- Buy a finger brush and toothpaste designed for pets. Do not use a human brush or even a pet brush on a stick; these can severely injure the gums without you knowing it (other than by your pet’s very negative reaction!). A finger brush is a soft plastic cone with bristles on one side that fits over the tip of your finger. It is very safe and can make brushing tolerable or even pleasant for your pet.
- Cats especially love having their faces rubbed at the corners of the mouth (because of the scent glands there), and most dogs tolerate it and even enjoy it. Gently rubbing in that area is a good place to start. Each time you do, run your finger a little farther forward along the lips.
- Gradually extend your rubbing by slipping your finger under the lips and massaging the gums gently. Take this step slowly and back off immediately if your pet objects. You don’t want to make this an unpleasant experience, so let the pet dictate how fast you progress.
- Put a little pet toothpaste (never human toothpaste!) on your finger when you’re rubbing. Most pets love the taste.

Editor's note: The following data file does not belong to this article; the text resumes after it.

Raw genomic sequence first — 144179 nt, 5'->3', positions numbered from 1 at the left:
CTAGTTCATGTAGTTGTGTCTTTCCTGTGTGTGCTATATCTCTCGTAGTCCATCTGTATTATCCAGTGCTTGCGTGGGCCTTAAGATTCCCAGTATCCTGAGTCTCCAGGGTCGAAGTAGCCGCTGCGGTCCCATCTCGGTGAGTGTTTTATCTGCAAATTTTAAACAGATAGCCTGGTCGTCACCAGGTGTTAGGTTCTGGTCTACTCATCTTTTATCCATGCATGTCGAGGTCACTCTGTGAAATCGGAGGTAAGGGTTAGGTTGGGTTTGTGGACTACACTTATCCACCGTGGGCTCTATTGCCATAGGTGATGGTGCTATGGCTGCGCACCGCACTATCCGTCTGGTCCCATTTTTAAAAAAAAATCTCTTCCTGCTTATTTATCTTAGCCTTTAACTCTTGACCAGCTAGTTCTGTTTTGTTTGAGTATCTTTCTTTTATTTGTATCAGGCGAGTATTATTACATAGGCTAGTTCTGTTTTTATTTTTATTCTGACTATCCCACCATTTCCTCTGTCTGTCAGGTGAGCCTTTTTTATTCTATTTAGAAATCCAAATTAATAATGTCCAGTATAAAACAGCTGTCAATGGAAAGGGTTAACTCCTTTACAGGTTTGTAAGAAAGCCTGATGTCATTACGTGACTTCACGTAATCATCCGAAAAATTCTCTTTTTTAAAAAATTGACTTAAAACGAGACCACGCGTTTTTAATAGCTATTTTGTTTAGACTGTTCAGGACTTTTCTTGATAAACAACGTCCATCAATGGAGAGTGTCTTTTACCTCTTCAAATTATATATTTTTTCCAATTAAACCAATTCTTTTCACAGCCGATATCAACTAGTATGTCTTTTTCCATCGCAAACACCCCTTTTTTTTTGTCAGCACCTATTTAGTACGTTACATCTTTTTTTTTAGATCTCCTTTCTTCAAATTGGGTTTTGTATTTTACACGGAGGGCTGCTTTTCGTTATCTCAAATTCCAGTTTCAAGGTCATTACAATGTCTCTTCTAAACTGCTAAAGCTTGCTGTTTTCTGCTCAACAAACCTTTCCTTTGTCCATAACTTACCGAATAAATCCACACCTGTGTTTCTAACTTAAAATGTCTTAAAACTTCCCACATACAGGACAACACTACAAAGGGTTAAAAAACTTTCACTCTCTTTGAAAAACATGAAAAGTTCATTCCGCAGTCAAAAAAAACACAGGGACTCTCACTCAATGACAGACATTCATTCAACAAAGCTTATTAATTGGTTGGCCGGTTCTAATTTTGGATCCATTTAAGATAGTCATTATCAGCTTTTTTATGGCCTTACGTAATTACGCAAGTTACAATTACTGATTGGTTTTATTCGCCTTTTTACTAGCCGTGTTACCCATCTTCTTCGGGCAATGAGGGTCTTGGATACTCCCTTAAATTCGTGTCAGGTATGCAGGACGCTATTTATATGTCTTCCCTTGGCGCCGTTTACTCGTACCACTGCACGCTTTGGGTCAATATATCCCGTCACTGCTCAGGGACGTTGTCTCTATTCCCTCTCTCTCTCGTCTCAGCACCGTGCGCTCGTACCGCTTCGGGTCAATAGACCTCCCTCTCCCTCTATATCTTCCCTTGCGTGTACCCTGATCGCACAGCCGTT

- Put the brush on your finger with a little toothpaste. This will be only slightly different from what you’ve been doing and should be tolerated. If not, remove the brush and go back a step. A piece of damp gauze can substitute for the finger brush.
It’s best to brush every day; then if you miss a day, it’s not a crisis. However, if you plan to brush every other day, and then miss a session, you’ve lost several days that cannot be reclaimed, and plaque will have a good head start.
3. Dental Care Products
There are many dental care products marketed for pets. Oral rinses gels, and water additives will not control plaque by themselves, although they will help with general dental hygiene. The following are my favorite dental products for pets, based on experience and recommendations from veterinary dental experts:
- Only Natural Pet All Smiles Oral Care Spray is a convenient way to aid dental health with one spray a day.
- Triple Pet Oral Care Products include specially designed pet toothbrushes and pastes.
- ProDen PlaqueOff is another food additive that promotes dental health.
Most treats do not do much for dental health, even if they are labeled “Tartar Control.” The exception to the rule is Feline Greenies, which I can tell you from personal experience can work wonders in just a few weeks.
4. Regular Check Ups
Regular check ups are vitally important, especially for the older animal. At least once a month, you can give your pet a general dental wellness check; be sure to lift the lips enough to see the farthest-back teeth, which are often the source of trouble. If you smell an unpleasant odor, see any redness in the gums, or find a lot of tartar buildup on the teeth, then seek the help of a veterinarian. Supplementing with Vitamin C and CoEnzyme Q10 can help promote the health and healing of gum tissue as well.